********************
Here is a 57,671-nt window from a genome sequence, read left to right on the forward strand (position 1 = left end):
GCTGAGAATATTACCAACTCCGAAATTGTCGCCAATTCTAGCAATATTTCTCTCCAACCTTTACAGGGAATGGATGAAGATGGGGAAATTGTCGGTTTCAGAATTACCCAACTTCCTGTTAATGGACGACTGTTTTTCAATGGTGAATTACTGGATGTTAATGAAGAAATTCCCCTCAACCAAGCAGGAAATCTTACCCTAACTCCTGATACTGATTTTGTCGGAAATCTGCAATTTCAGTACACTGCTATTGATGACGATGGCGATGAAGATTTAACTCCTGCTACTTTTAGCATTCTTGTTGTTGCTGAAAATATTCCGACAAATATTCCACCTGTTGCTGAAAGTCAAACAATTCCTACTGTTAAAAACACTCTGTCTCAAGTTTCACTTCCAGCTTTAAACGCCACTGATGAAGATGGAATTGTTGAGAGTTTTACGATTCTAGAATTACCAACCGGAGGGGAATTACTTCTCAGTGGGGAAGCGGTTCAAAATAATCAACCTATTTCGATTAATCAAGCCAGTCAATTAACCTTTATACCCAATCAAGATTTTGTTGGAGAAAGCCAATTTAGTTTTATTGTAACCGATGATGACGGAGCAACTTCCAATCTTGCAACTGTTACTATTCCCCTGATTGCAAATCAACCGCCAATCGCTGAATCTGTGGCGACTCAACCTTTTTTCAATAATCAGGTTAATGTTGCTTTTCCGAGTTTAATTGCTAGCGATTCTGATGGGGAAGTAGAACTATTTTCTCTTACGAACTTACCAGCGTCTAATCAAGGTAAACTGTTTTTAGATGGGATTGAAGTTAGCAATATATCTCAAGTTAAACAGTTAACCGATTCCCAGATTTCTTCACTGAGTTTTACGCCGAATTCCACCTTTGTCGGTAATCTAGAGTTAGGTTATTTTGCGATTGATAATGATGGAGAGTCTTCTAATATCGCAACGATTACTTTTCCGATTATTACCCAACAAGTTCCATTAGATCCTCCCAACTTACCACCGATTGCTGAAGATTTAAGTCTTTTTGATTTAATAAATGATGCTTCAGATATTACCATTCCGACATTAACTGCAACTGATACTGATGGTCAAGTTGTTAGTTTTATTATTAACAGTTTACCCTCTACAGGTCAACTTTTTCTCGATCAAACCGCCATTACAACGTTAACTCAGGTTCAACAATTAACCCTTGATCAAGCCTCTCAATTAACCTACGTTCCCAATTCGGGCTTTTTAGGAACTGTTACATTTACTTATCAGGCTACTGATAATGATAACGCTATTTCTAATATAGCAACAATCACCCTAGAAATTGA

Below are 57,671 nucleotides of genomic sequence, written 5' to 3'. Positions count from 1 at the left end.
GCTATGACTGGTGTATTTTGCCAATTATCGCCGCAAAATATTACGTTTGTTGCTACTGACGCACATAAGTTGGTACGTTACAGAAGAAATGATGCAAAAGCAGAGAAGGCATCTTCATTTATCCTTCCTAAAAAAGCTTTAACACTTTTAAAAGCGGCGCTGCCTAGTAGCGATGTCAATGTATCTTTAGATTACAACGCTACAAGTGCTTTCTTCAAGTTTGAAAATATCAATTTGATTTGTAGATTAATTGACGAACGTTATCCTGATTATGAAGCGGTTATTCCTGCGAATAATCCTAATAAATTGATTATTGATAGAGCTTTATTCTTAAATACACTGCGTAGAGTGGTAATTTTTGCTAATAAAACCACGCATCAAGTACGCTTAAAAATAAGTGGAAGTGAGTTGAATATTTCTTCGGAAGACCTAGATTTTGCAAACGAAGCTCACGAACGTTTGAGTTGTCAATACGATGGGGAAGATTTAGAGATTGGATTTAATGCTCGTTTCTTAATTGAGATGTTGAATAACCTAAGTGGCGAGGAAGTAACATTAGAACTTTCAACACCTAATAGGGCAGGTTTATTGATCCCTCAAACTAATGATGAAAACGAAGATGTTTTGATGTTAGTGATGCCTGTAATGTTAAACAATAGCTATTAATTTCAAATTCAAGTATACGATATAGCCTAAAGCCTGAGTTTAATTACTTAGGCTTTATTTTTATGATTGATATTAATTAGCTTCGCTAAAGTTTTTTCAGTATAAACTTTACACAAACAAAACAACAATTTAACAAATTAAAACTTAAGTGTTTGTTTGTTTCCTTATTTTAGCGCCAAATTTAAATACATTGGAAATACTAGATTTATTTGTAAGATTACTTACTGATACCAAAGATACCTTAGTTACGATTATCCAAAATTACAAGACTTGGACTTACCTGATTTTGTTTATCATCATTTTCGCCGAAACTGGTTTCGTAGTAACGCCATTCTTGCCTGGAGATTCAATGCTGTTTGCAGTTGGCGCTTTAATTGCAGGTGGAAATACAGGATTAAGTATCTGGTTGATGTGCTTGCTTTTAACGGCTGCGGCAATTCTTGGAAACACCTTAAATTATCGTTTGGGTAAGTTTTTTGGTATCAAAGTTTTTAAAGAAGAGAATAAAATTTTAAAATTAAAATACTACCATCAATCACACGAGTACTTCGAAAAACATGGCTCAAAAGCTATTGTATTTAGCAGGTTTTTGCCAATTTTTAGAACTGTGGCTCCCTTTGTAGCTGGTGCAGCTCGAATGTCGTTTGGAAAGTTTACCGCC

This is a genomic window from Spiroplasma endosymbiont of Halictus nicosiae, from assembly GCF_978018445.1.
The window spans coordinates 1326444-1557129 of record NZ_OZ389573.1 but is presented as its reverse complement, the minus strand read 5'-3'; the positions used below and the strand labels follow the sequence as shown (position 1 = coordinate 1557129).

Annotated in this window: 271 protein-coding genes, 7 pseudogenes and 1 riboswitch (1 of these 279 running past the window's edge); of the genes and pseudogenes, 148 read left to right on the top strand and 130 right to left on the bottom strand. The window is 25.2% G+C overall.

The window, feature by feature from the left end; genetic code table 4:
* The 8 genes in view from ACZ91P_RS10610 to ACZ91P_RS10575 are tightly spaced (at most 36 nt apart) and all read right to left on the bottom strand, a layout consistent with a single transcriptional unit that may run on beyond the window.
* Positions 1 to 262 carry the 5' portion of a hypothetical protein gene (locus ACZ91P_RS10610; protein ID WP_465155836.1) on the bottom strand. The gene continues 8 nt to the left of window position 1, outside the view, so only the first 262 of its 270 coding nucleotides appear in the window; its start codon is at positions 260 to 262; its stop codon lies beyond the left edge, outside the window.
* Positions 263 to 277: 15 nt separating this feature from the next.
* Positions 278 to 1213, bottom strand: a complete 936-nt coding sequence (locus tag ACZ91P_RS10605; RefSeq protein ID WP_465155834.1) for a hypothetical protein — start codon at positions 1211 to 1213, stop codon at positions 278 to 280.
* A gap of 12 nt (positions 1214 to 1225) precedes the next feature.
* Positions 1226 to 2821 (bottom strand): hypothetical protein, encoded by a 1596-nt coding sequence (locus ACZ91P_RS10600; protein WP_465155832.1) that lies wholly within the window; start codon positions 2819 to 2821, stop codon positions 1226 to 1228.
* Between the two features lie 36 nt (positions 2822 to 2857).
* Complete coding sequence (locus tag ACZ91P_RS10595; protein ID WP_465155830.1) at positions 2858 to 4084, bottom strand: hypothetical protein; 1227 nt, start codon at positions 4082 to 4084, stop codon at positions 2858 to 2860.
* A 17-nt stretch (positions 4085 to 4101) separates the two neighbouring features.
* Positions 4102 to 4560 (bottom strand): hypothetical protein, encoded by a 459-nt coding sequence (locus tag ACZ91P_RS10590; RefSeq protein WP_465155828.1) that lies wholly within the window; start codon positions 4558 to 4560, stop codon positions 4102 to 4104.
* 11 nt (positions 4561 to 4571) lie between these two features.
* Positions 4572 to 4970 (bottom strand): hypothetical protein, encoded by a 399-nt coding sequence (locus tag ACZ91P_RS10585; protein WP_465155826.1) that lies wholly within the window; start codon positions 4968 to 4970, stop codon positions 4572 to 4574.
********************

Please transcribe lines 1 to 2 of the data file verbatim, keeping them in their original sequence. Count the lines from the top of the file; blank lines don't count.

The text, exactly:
Here is a 57,671-nt window from a genome sequence, read left to right on the forward strand (position 1 = left end):
GCTGAGAATATTACCAACTCCGAAATTGTCGCCAATTCTAGCAATATTTCTCTCCAACCTTTACAGGGAATGGATGAAGATGGGGAAATTGTCGGTTTCAGAATTACCCAACTTCCTGTTAATGGACGACTGTTTTTCAATGGTGAATTACTGGATGTTAATGAAGAAATTCCCCTCAACCAAGCAGGAAATCTTACCCTAACTCCTGATACTGATTTTGTCGGAAATCTGCAATTTCAGTACACTGCTATTGATGACGATGGCGATGAAGATTTAACTCCTGCTACTTTTAGCATTCTTGTTGTTGCTGAAAATATTCCGACAAATATTCCACCTGTTGCTGAAAGTCAAACAATTCCTACTGTTAAAAACACTCTGTCTCAAGTTTCACTTCCAGCTTTAAACGCCACTGATGAAGATGGAATTGTTGAGAGTTTTACGATTCTAGAATTACCAACCGGAGGGGAATTACTTCTCAGTGGGGAAGCGGTTCAAAATAATCAACCTATTTCGATTAATCAAGCCAGTCAATTAACCTTTATACCCAATCAAGATTTTGTTGGAGAAAGCCAATTTAGTTTTATTGTAACCGATGATGACGGAGCAACTTCCAATCTTGCAACTGTTACTATTCCCCTGATTGCAAATCAACCGCCAATCGCTGAATCTGTGGCGACTCAACCTTTTTTCAATAATCAGGTTAATGTTGCTTTTCCGAGTTTAATTGCTAGCGATTCTGATGGGGAAGTAGAACTATTTTCTCTTACGAACTTACCAGCGTCTAATCAAGGTAAACTGTTTTTAGATGGGATTGAAGTTAGCAATATATCTCAAGTTAAACAGTTAACCGATTCCCAGATTTCTTCACTGAGTTTTACGCCGAATTCCACCTTTGTCGGTAATCTAGAGTTAGGTTATTTTGCGATTGATAATGATGGAGAGTCTTCTAATATCGCAACGATTACTTTTCCGATTATTACCCAACAAGTTCCATTAGATCCTCCCAACTTACCACCGATTGCTGAAGATTTAAGTCTTTTTGATTTAATAAATGATGCTTCAGATATTACCATTCCGACATTAACTGCAACTGATACTGATGGTCAAGTTGTTAGTTTTATTATTAACAGTTTACCCTCTACAGGTCAACTTTTTCTCGATCAAACCGCCATTACAACGTTAACTCAGGTTCAACAATTAACCCTTGATCAAGCCTCTCAATTAACCTACGTTCCCAATTCGGGCTTTTTAGGAACTGTTACATTTACTTATCAGGCTACTGATAATGATAACGCTATTTCTAATATAGCAACAATCACCCTAGAAATTGA